People are asked to share their experiences in a survey
Rape Crisis Network Ireland (RCNI) has launched a new national survey aimed at survivors of sexual violence and those who are supporting survivors throughout the country.
The survey focuses on survivors’ experiences of counselling and psychotherapy in a world that has been changed utterly by the pandemic. It will be live until April 12. So far, nearly 300 survivors across the country have completed it. The survey can be accessed on rcni.ie
It forms a critical part of RCNI’s new comprehensive programme of work called Counselling Survivors in an On & Offline World aimed at ensuring that there is standardised and specialist counselling for survivors of sexual violence and harassment fit for a post-pandemic world in Ireland. RCNI believes that remote trauma counselling is here to stay as part of a new hybrid model of on and off-line clinical support for survivors.
The survey comes at a poignant moment in time also with the focus on the safety of women and girls following the murder of Sarah Everard in London.
“The survivors’ survey we are launching this week is central to our understanding of how counselling is working, or not working, for them, particularly over this past tumultuous year,” said Dr Michelle Walshe, who is the RCNI Clinical Programme Lead on the global leading project.
“We are asking survivors and people who are supporting them to fill out our easy to use survey. It will take less than 10 minutes, yet those 10 minutes will feed into the development of training that can ensure that counselling in this country is completely fit for purpose for the new hybrid world we are entering into,” she continued
“It also means that survivors will have real choice in how they want to receive counselling in the future. As our survey to date has shown, there are huge advantages to on-line counselling, but there are things we have to address and know more about to be certain that it is working.”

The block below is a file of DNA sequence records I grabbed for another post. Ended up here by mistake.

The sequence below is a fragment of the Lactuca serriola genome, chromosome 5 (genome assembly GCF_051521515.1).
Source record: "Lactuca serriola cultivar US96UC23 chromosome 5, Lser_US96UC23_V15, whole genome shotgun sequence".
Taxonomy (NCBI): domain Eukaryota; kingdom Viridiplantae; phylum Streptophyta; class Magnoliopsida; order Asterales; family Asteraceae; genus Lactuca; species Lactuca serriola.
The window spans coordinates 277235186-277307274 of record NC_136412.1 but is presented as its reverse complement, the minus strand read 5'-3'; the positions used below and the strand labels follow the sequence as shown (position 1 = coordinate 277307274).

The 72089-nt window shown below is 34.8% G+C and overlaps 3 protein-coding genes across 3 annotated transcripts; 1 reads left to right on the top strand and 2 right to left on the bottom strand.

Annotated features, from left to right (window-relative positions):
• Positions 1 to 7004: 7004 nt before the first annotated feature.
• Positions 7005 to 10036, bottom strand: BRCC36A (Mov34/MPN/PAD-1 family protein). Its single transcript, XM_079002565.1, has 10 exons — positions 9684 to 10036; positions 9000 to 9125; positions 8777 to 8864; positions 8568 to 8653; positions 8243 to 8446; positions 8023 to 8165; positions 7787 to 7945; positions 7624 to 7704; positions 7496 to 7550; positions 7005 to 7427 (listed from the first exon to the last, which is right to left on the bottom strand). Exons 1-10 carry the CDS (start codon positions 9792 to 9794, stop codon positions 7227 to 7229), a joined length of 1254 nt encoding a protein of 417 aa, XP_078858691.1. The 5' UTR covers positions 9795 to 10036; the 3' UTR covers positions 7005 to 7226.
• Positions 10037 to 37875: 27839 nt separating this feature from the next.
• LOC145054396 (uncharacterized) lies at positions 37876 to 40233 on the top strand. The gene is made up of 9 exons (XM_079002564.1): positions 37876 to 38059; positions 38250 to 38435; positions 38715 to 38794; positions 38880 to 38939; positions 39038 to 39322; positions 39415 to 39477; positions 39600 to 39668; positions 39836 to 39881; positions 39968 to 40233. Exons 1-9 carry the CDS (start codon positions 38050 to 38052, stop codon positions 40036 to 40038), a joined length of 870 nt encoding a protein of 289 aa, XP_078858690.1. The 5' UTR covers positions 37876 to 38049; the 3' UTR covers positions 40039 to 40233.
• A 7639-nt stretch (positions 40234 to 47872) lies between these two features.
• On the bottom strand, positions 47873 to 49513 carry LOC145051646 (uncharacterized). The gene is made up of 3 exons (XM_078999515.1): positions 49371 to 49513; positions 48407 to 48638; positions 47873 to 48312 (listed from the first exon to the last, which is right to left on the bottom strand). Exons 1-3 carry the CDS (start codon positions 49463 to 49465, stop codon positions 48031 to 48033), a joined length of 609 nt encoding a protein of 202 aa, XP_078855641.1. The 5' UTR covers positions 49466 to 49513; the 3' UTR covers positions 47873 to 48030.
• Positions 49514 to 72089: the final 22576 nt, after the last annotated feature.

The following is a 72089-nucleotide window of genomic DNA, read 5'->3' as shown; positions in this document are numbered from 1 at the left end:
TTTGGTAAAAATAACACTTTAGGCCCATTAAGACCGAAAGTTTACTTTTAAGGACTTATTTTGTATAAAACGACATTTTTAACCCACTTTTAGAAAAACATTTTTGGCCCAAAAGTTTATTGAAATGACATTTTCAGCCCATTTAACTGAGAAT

The survivors’ survey follows a major survey of over 750 counsellors and psychotherapists throughout Ireland, and with the collaboration of all the main organisations providing counselling and training.
It found that 79% of respondents said that it was important to have specialism in sexual violence. However, less than half said that their knowledge of misogyny and gender roles was good, indicating a gap between understanding of root causes of sexual violence and the desire for specialism and standardisation in training.
The programme emerged from the experience of the initial Covid-19 lockdown a year ago when Rape Crisis Centres had to be evacuated and when trauma counselling services had to move on-line, almost overnight.
The initiative is supported by Rethink Ireland, through the Innovate Together Fund, a collaboration between Rethink Ireland the Department of Rural and Community Development. The Fund supports charities’ innovative responses to the Covid-19 crisis that will provide lasting change.